• Luminance (lm/m²/sr) - visible light surface power measured in lumens per square meter per steradian. When this setting is used, the intensity of the light depends on its size.
  • Radiant power (W) - total emitted visible light power measured in watts. When using this setting, the intensity of the light does not depend on its size. This is not the same as the electric power consumed by a light bulb. A typical 100W light bulb only emits between 2 and 3 watts as visible light.
  • Radiance (W/m²/sr) - visible light surface power measured in watts per square meter per steradian. When this setting is used, the intensity of the light depends on its size.

 

d) Size
  • Best to use U Size and V Size to adjust size of the Rect light
  • The larger the light, the more diffuse the light and the softer the shadows

 

e) Shadows
  • Shadows - light casts shadows
  • Shadow bias - the Shadow bias moves the shadow toward or away from the shadow-casting object(s)
  • Shadow Color - controls the color of shadows for this light
    • Note that anything different from black is not physically correct

 

 



 

 

 

 

f) Texture

  • Use Rect Tex - tells the light to use a texture for the light surface. If there are surfaces which are close to a texture-mapped light, it is best to have GI enabled. This allows V-Ray to use combined direct and indirect sampling for the light, reducing the noise for surfaces close to the light.
  • Multiply By The Light Color - when enabled the colors in the texture are multiplied by the color in the Light Color parameter
  • Rect Tex - specifies the texture to use
  • Show in viewport - controls whether and how the texture is seen in the viewport
    • Disabled - the texture is not displayed
    • Texture only - the texture is displayed as it is
    • Texture*Intensity - the texture is multiplied by the light intensity before it's displayed

 

 


 

 

 
g) Sampling
  • Subdivs – controls the number of samples V-Ray takes to compute lighting
    • Lower values mean more noisy renders, but will render faster
    • Higher values produce smoother results but take more time to finish
    • The actual number of samples also depends on the DMC Sampler settings
  • Light cutoff threshold – specifies a threshold for the light intensity, below which the light will not be computed
    • Useful in scene with lots of lights, and you want to limit the effect of the lights to a distance around them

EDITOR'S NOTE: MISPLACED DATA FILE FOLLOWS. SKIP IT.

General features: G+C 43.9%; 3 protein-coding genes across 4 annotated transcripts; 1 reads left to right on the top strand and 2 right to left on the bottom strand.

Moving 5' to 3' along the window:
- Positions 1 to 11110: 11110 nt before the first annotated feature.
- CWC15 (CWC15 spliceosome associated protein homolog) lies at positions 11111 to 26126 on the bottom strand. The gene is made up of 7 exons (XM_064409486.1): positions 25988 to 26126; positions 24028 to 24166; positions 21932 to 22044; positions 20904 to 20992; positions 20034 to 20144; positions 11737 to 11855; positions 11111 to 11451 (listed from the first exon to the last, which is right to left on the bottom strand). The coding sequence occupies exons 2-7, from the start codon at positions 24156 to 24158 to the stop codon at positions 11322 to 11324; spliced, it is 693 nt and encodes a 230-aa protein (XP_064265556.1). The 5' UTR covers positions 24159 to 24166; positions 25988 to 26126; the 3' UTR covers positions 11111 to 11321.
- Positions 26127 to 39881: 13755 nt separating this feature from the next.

• Larger values cut away more from the light; lower makes range longer
  • Override motion blur samples – allows you to override the default number of samples that will be used to sample the current light for motion blur
  • Motion blur samples – the new sample amount used to calculate when Override motion blur samples is turned On

 

 

Subdivs of 8

Subdivs of 1

 

 

h) Options
  • No decay – light intensity is inversely proportional to the square of the distance from the light (objects farther from light are darker). This option removes that property making the intensity consistent forever
  • Double Sided – controls whether the light is beamed from both sides of the plane
  • Invisible – controls whether the rectLight source itself is visible in renders
  • Skylight Portal – when On, the Color and Multiplier parameters are ignored and the light will take its intensity from the environment behind it

 


 

 

Conclusion



a) Rect Light

  • Intensity, Color, Temperature
  • Size and Shadows

b) Subdivs

c) Textures

d) Options

  • No decay
  • Double sided
  • Invisible        
  • Skylight portal

 

Demonstration



Time to see it work! 

Watch while I demonstrate how to create and adjust a Rect Light in our miniature house scene.

       

 


Activity



Time to do it yourself!

Use the provided start scene file to recreate the cinematic look as you have seen me demonstrate.
We have also provided a final scene for your reference.

Additional resources